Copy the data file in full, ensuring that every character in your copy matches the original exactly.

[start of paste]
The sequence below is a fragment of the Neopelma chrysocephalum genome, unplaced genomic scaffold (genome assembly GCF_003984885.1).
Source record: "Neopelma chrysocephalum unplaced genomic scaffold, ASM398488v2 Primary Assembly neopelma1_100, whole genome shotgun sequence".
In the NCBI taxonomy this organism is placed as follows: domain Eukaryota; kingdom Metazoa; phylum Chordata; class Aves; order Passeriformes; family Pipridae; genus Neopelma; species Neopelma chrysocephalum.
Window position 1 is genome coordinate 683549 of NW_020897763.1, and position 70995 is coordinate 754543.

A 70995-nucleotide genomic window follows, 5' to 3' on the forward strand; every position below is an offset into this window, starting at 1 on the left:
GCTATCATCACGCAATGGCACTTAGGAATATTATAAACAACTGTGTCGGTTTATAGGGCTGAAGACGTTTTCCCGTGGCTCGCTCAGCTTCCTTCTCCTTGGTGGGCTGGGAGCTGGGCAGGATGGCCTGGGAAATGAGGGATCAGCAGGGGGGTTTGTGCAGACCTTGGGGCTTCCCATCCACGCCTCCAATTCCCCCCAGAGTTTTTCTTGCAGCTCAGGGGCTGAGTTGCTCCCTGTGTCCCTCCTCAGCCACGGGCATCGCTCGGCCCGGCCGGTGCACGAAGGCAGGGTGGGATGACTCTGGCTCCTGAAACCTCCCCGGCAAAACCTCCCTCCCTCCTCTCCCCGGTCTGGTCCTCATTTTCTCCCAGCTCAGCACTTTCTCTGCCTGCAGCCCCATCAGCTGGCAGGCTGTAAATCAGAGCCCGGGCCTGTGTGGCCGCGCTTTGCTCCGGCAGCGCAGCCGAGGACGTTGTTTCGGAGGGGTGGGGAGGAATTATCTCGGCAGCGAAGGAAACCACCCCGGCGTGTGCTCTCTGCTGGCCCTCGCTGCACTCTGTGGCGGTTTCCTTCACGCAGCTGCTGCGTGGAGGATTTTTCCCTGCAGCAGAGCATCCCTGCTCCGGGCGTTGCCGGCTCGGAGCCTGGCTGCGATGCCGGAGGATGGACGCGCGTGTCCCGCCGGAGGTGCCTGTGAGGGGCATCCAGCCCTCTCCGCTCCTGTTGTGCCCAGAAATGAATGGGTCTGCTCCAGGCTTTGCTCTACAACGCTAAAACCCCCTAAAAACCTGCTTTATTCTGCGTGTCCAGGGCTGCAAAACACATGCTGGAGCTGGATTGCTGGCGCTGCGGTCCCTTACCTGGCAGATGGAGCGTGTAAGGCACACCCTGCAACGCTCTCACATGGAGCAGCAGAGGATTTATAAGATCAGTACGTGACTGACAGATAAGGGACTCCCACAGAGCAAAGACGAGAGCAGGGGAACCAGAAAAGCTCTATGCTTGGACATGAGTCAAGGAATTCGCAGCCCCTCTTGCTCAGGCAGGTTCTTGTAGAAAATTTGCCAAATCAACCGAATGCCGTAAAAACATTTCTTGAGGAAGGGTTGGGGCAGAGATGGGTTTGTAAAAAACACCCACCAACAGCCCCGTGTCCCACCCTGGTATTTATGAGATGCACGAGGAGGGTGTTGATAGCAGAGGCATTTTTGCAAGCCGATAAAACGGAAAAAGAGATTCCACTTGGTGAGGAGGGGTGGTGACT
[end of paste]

The sequence below is a fragment of the Neopelma chrysocephalum genome, unplaced genomic scaffold (genome assembly GCF_003984885.1).
Source record: "Neopelma chrysocephalum unplaced genomic scaffold, ASM398488v2 Primary Assembly neopelma1_100, whole genome shotgun sequence".
In the NCBI taxonomy this organism is placed as follows: domain Eukaryota; kingdom Metazoa; phylum Chordata; class Aves; order Passeriformes; family Pipridae; genus Neopelma; species Neopelma chrysocephalum.
Window position 1 is genome coordinate 683549 of NW_020897763.1, and position 70995 is coordinate 754543.

A 70995-nucleotide genomic window follows, 5' to 3' on the forward strand; every position below is an offset into this window, starting at 1 on the left:
GCTATCATCACGCAATGGCACTTAGGAATATTATAAACAACTGTGTCGGTTTATAGGGCTGAAGACGTTTTCCCGTGGCTCGCTCAGCTTCCTTCTCCTTGGTGGGCTGGGAGCTGGGCAGGATGGCCTGGGAAATGAGGGATCAGCAGGGGGGTTTGTGCAGACCTTGGGGCTTCCCATCCACGCCTCCAATTCCCCCCAGAGTTTTTCTTGCAGCTCAGGGGCTGAGTTGCTCCCTGTGTCCCTCCTCAGCCACGGGCATCGCTCGGCCCGGCCGGTGCACGAAGGCAGGGTGGGATGACTCTGGCTCCTGAAACCTCCCCGGCAAAACCTCCCTCCCTCCTCTCCCCGGTCTGGTCCTCATTTTCTCCCAGCTCAGCACTTTCTCTGCCTGCAGCCCCATCAGCTGGCAGGCTGTAAATCAGAGCCCGGGCCTGTGTGGCCGCGCTTTGCTCCGGCAGCGCAGCCGAGGACGTTGTTTCGGAGGGGTGGGGAGGAATTATCTCGGCAGCGAAGGAAACCACCCCGGCGTGTGCTCTCTGCTGGCCCTCGCTGCACTCTGTGGCGGTTTCCTTCACGCAGCTGCTGCGTGGAGGATTTTTCCCTGCAGCAGAGCATCCCTGCTCCGGGCGTTGCCGGCTCGGAGCCTGGCTGCGATGCCGGAGGATGGACGCGCGTGTCCCGCCGGAGGTGCCTGTGAGGGGCATCCAGCCCTCTCCGCTCCTGTTGTGCCCAGAAATGAATGGGTCTGCTCCAGGCTTTGCTCTACAACGCTAAAACCCCCTAAAAACCTGCTTTATTCTGCGTGTCCAGGGCTGCAAAACACATGCTGGAGCTGGATTGCTGGCGCTGCGGTCCCTTACCTGGCAGATGGAGCGTGTAAGGCACACCCTGCAACGCTCTCACATGGAGCAGCAGAGGATTTATAAGATCAGTACGTGACTGACAGATAAGGGACTCCCACAGAGCAAAGACGAGAGCAGGGGAACCAGAAAAGCTCTATGCTTGGACATGAGTCAAGGAATTCGCAGCCCCTCTTGCTCAGGCAGGTTCTTGTAGAAAATTTGCCAAATCAACCGAATGCCGTAAAAACATTTCTTGAGGAAGGGTTGGGGCAGAGATGGGTTTGTAAAAAACACCCACCAACAGCCCCGTGTCCCACCCTGGTATTTATGAGATGCACGAGGAGGGTGTTGATAGCAGAGGCATTTTTGCAAGCCGATAAAACGGAAAAAGAGATTCCACTTGGTGAGGAGGGGTGGTGACT